It is absolutely possible for an individual to exhibit qualities which compel us to treat him as mentally inferior, feeble-minded: nevertheless the same person may utter things — which are full of life and wit to the point of genius. That is quite possible. And why? Because of the extreme suggestibility associated with certain types of mental inferiority; a suggestibility open to all the mysterious influences of the environment and reflecting them as a mirror.
Source: Rudolf Steiner – GA 312 – Spiritual Science and Medicine: Lecture XIII – Dornach, 2nd April 1920
Children suffer great, nay untold damage if they come to believe that other children are the teacher’s favourites. This must be avoided at all costs.
Source: Rudolf Steiner – GA 310 – Human Values in Education: LECTURE VI – Arnheim, 22nd July 1924
The materialist believes that he hurts a man when he throws a stone at him, on the other hand he believes that a hate thought he cherishes towards his fellow man, does not hurt. But who really knows the world, knows that much, much stronger effects are caused by a hatred thought than ever can be caused by a thrown stone.
Source: Rudolf Steiner – The Theosophy of the Rosicrusian – München, May 30, 1907
Previously posted on September 26, 2012.
This is of enormous importance in its application to moral education: if we give the child definite precepts in conceptual form, we oblige him to come to morality in the form of ideas, and then antipathy arises; man’s inner organism sets itself against abstract moral precepts or commandments, it opposes them. But I can encourage the child to form his own moral sentiments direct from life, from feeling, from example and subsequently lead him on to the breaking down, to the catabolic stage, and get him to formulate moral principles as a free autonomous being. In this case I am helping him to an activity which benefits his entire being. Thus, if I give a child moral precepts I make morality distasteful, disgusting, to him, and this fact plays an important part in modern social life. You have no idea how much disgust human beings have felt for some of the most beautiful, the noblest, the mast majestic of man’s moral impulses because they have been presented to them in the form of precepts, in the form of intellectual ideas.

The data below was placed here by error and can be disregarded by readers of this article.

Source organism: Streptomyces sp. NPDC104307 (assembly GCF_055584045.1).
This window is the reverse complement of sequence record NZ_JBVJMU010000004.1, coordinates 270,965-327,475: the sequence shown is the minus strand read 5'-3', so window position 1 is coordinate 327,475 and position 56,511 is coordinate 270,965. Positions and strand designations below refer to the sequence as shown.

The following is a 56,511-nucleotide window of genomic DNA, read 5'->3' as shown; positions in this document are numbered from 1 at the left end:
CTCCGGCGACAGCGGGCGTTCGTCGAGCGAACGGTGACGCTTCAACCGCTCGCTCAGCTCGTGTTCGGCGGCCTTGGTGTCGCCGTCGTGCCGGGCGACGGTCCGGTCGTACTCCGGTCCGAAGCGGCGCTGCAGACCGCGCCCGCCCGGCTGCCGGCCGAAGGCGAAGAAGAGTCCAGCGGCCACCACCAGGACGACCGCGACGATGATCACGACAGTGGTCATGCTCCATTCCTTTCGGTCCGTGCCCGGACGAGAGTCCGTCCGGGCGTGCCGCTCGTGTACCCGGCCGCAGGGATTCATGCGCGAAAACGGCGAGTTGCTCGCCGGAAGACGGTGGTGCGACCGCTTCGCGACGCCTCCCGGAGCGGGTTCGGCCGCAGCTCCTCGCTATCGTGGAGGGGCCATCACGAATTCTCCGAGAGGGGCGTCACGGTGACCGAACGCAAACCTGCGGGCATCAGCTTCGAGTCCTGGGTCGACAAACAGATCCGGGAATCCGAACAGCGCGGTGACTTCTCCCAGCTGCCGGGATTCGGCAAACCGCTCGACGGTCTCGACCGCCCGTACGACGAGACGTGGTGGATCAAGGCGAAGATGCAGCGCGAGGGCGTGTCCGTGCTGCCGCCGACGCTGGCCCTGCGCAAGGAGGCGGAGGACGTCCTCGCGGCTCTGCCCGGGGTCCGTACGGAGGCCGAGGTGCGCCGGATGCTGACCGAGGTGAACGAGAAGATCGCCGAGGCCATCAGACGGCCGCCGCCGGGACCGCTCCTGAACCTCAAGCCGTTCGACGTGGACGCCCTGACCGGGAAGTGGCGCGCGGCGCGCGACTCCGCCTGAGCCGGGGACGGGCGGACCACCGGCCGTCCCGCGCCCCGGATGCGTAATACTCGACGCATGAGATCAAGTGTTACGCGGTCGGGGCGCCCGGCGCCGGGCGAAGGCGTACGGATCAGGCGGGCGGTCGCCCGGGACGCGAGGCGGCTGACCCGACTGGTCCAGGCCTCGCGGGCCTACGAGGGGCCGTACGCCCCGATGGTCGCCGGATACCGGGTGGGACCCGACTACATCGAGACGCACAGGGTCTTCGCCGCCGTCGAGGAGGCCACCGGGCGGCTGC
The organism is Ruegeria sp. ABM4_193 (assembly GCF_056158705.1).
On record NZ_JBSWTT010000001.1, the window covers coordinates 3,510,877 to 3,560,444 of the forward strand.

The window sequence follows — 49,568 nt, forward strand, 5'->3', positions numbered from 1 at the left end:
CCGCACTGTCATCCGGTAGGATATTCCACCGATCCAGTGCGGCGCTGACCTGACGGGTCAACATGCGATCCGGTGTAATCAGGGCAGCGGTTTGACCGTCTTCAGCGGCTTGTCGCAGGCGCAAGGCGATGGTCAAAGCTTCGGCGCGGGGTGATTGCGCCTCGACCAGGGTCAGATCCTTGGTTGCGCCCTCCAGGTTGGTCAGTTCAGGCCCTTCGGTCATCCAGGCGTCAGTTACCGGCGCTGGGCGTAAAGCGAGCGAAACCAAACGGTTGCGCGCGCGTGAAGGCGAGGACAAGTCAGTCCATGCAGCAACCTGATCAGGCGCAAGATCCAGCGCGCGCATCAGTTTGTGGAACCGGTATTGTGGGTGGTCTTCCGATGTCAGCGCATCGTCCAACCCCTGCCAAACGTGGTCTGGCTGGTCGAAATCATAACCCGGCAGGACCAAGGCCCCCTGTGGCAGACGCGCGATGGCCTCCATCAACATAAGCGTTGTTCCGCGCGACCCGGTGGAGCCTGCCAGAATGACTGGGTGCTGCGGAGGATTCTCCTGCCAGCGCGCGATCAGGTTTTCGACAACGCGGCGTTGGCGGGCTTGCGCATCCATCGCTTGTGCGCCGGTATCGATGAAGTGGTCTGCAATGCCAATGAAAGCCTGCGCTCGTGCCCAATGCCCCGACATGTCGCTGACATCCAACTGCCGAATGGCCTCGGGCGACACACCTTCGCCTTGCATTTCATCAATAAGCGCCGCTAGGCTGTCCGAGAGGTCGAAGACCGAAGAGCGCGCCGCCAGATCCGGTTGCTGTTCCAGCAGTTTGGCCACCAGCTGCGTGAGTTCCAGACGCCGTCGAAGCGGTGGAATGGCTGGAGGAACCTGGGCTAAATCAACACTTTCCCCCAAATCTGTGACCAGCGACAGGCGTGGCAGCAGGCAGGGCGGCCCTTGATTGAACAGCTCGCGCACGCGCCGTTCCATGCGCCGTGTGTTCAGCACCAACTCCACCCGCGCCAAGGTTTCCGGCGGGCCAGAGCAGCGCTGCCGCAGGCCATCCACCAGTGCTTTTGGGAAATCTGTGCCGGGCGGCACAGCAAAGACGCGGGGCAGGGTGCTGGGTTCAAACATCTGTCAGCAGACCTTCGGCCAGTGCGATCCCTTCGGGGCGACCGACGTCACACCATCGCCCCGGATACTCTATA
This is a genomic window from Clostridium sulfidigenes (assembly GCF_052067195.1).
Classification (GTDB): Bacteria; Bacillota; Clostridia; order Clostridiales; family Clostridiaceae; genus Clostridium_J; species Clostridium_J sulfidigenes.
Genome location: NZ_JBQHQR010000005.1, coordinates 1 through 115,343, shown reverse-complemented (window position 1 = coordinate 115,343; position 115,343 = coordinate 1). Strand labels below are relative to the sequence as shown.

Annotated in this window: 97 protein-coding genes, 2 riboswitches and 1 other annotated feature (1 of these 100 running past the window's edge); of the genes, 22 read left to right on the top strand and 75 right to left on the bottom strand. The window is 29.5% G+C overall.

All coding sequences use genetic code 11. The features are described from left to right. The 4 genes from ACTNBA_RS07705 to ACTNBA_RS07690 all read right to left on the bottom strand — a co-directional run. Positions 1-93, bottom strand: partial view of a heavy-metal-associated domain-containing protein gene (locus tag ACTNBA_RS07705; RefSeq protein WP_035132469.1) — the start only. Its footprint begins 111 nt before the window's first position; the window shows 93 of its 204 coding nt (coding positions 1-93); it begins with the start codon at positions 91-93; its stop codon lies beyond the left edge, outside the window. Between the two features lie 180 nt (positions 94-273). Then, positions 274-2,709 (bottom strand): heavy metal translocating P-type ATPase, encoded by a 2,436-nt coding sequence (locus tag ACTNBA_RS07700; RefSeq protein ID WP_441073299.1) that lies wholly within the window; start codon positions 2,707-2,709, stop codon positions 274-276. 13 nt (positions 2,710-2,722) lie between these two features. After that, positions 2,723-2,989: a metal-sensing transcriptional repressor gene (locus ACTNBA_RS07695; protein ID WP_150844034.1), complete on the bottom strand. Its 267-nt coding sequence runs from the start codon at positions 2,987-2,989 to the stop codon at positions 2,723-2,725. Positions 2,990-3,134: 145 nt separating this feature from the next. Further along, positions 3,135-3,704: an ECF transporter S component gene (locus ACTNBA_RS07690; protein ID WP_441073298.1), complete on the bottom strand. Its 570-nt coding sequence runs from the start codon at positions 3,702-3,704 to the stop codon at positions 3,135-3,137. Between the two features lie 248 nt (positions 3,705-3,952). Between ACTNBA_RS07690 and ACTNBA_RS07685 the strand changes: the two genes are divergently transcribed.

Source: Rudolf Steiner – GA 305 – Spiritual Ground of Education: Lecture IX: The Teachers of the Waldorf School – Oxford, 25th August 1922
A child is able to take in the elements of Arithmetic at quite an early age. But in arithmetic we observe how very easily an intellectual element can be given the child too soon. Mathematics as such is alien to no man at any age. It arises in human nature; the operations of mathematics are not foreign to human faculty in the way letters are foreign in a succeeding civilisation. But it is exceedingly important that the child should be introduced to arithmetic and mathematics in the right way. And what this is can really only be decided by one who is enabled to overlook the whole of human life from a certain spiritual standpoint.